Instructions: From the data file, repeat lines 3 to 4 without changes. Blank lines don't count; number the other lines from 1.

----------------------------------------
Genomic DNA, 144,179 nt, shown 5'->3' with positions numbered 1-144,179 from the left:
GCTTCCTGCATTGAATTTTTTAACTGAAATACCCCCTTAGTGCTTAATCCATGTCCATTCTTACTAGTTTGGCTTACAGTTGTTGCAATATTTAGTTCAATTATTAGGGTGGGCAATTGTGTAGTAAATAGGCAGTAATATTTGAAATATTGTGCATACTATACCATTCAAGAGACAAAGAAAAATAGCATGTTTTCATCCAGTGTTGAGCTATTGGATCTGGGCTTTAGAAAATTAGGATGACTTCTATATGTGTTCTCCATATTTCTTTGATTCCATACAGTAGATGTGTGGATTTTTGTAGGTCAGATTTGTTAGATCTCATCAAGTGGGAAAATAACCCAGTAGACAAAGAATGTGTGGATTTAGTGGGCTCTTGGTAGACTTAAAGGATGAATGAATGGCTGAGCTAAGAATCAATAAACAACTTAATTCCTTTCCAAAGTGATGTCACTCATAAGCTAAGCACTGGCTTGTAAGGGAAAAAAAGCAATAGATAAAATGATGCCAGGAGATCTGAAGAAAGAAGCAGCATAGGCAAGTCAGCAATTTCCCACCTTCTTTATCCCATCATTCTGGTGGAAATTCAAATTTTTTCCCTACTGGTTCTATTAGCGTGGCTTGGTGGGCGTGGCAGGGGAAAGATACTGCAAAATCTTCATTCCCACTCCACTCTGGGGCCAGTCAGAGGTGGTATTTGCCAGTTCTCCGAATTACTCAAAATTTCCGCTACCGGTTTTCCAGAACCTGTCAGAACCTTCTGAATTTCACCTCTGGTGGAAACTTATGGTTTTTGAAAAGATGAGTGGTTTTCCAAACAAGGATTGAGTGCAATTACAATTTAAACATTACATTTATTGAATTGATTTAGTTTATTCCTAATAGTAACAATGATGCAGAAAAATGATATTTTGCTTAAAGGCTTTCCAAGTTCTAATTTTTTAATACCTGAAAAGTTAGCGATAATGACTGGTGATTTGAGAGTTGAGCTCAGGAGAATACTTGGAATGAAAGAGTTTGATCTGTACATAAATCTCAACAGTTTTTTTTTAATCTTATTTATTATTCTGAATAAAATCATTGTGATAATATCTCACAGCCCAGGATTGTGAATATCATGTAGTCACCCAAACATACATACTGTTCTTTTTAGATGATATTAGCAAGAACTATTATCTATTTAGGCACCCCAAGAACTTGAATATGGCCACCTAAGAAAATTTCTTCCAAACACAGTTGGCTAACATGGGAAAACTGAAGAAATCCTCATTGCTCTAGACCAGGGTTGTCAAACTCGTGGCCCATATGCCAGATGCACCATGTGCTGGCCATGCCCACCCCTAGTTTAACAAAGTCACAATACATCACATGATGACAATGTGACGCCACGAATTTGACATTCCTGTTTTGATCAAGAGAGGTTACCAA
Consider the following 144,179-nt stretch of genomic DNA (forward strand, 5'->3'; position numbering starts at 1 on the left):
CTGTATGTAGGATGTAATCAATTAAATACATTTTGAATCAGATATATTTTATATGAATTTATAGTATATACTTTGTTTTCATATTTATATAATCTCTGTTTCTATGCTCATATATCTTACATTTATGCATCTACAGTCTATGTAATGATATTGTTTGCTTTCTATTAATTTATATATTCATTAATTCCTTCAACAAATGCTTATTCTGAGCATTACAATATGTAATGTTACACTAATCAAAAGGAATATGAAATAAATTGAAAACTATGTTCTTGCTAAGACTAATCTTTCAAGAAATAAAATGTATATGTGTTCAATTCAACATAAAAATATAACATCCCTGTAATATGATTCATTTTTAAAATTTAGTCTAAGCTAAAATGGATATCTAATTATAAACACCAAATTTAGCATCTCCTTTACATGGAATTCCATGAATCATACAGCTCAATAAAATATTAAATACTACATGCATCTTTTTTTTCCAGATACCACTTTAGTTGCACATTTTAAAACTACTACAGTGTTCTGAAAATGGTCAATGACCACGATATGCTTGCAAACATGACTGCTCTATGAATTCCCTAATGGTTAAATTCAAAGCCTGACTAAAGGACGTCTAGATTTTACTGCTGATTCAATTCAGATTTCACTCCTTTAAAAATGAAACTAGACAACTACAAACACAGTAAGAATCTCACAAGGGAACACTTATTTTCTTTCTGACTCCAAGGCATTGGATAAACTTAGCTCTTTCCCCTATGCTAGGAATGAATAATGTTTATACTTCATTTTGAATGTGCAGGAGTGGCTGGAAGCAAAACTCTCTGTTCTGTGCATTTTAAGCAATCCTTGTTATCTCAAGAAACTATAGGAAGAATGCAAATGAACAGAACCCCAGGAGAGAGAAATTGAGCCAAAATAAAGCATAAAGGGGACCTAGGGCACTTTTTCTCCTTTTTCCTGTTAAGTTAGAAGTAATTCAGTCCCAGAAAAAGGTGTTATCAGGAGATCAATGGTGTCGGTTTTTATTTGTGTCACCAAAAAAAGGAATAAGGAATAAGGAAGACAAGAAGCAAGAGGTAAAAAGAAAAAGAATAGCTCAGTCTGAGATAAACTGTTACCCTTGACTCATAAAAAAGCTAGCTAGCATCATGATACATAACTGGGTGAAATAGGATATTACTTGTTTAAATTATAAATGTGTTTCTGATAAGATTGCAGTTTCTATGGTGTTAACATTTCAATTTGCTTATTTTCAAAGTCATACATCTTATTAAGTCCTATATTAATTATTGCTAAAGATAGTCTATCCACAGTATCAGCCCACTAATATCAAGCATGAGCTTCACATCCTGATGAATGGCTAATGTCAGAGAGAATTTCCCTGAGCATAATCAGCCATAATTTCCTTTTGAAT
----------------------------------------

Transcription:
Consider the following 144,179-nt stretch of genomic DNA (forward strand, 5'->3'; position numbering starts at 1 on the left):
CTGTATGTAGGATGTAATCAATTAAATACATTTTGAATCAGATATATTTTATATGAATTTATAGTATATACTTTGTTTTCATATTTATATAATCTCTGTTTCTATGCTCATATATCTTACATTTATGCATCTACAGTCTATGTAATGATATTGTTTGCTTTCTATTAATTTATATATTCATTAATTCCTTCAACAAATGCTTATTCTGAGCATTACAATATGTAATGTTACACTAATCAAAAGGAATATGAAATAAATTGAAAACTATGTTCTTGCTAAGACTAATCTTTCAAGAAATAAAATGTATATGTGTTCAATTCAACATAAAAATATAACATCCCTGTAATATGATTCATTTTTAAAATTTAGTCTAAGCTAAAATGGATATCTAATTATAAACACCAAATTTAGCATCTCCTTTACATGGAATTCCATGAATCATACAGCTCAATAAAATATTAAATACTACATGCATCTTTTTTTTCCAGATACCACTTTAGTTGCACATTTTAAAACTACTACAGTGTTCTGAAAATGGTCAATGACCACGATATGCTTGCAAACATGACTGCTCTATGAATTCCCTAATGGTTAAATTCAAAGCCTGACTAAAGGACGTCTAGATTTTACTGCTGATTCAATTCAGATTTCACTCCTTTAAAAATGAAACTAGACAACTACAAACACAGTAAGAATCTCACAAGGGAACACTTATTTTCTTTCTGACTCCAAGGCATTGGATAAACTTAGCTCTTTCCCCTATGCTAGGAATGAATAATGTTTATACTTCATTTTGAATGTGCAGGAGTGGCTGGAAGCAAAACTCTCTGTTCTGTGCATTTTAAGCAATCCTTGTTATCTCAAGAAACTATAGGAAGAATGCAAATGAACAGAACCCCAGGAGAGAGAAATTGAGCCAAAATAAAGCATAAAGGGGACCTAGGGCACTTTTTCTCCTTTTTCCTGTTAAGTTAGAAGTAATTCAGTCCCAGAAAAAGGTGTTATCAGGAGATCAATGGTGTCGGTTTTTATTTGTGTCACCAAAAAAAGGAATAAGGAATAAGGAAGACAAGAAGCAAGAGGTAAAAAGAAAAAGAATAGCTCAGTCTGAGATAAACTGTTACCCTTGACTCATAAAAAAGCTAGCTAGCATCATGATACATAACTGGGTGAAATAGGATATTACTTGTTTAAATTATAAATGTGTTTCTGATAAGATTGCAGTTTCTATGGTGTTAACATTTCAATTTGCTTATTTTCAAAGTCATACATCTTATTAAGTCCTATATTAATTATTGCTAAAGATAGTCTATCCACAGTATCAGCCCACTAATATCAAGCATGAGCTTCACATCCTGATGAATGGCTAATGTCAGAGAGAATTTCCCTGAGCATAATCAGCCATAATTTCCTTTTGAAT